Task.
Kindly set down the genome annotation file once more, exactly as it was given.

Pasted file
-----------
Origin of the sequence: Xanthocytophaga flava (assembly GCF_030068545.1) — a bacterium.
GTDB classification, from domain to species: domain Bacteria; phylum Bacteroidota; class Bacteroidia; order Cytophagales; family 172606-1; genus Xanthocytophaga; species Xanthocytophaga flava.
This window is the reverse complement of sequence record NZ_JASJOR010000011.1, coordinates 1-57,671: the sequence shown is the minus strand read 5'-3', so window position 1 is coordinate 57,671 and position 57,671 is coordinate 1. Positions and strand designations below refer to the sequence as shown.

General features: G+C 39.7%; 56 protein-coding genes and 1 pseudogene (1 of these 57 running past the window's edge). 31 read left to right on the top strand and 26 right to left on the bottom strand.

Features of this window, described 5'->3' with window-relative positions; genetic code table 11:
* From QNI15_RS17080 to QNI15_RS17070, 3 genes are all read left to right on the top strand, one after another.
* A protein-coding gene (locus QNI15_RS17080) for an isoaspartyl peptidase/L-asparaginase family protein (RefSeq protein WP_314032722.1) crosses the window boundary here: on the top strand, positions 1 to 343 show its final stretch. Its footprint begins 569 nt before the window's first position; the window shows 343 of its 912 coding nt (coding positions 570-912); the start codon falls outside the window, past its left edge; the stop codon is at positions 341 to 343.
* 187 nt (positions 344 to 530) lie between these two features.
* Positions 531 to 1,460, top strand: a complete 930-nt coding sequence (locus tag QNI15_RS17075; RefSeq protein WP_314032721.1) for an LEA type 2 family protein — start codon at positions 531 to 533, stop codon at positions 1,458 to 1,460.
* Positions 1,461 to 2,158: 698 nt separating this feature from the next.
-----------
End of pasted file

Origin of the sequence: Xanthocytophaga flava (assembly GCF_030068545.1) — a bacterium.
GTDB classification, from domain to species: domain Bacteria; phylum Bacteroidota; class Bacteroidia; order Cytophagales; family 172606-1; genus Xanthocytophaga; species Xanthocytophaga flava.
This window is the reverse complement of sequence record NZ_JASJOR010000011.1, coordinates 1-57,671: the sequence shown is the minus strand read 5'-3', so window position 1 is coordinate 57,671 and position 57,671 is coordinate 1. Positions and strand designations below refer to the sequence as shown.

General features: G+C 39.7%; 56 protein-coding genes and 1 pseudogene (1 of these 57 running past the window's edge). 31 read left to right on the top strand and 26 right to left on the bottom strand.

Features of this window, described 5'->3' with window-relative positions; genetic code table 11:
* From QNI15_RS17080 to QNI15_RS17070, 3 genes are all read left to right on the top strand, one after another.
* A protein-coding gene (locus QNI15_RS17080) for an isoaspartyl peptidase/L-asparaginase family protein (RefSeq protein WP_314032722.1) crosses the window boundary here: on the top strand, positions 1 to 343 show its final stretch. Its footprint begins 569 nt before the window's first position; the window shows 343 of its 912 coding nt (coding positions 570-912); the start codon falls outside the window, past its left edge; the stop codon is at positions 341 to 343.
* 187 nt (positions 344 to 530) lie between these two features.
* Positions 531 to 1,460, top strand: a complete 930-nt coding sequence (locus tag QNI15_RS17075; RefSeq protein WP_314032721.1) for an LEA type 2 family protein — start codon at positions 531 to 533, stop codon at positions 1,458 to 1,460.
* Positions 1,461 to 2,158: 698 nt separating this feature from the next.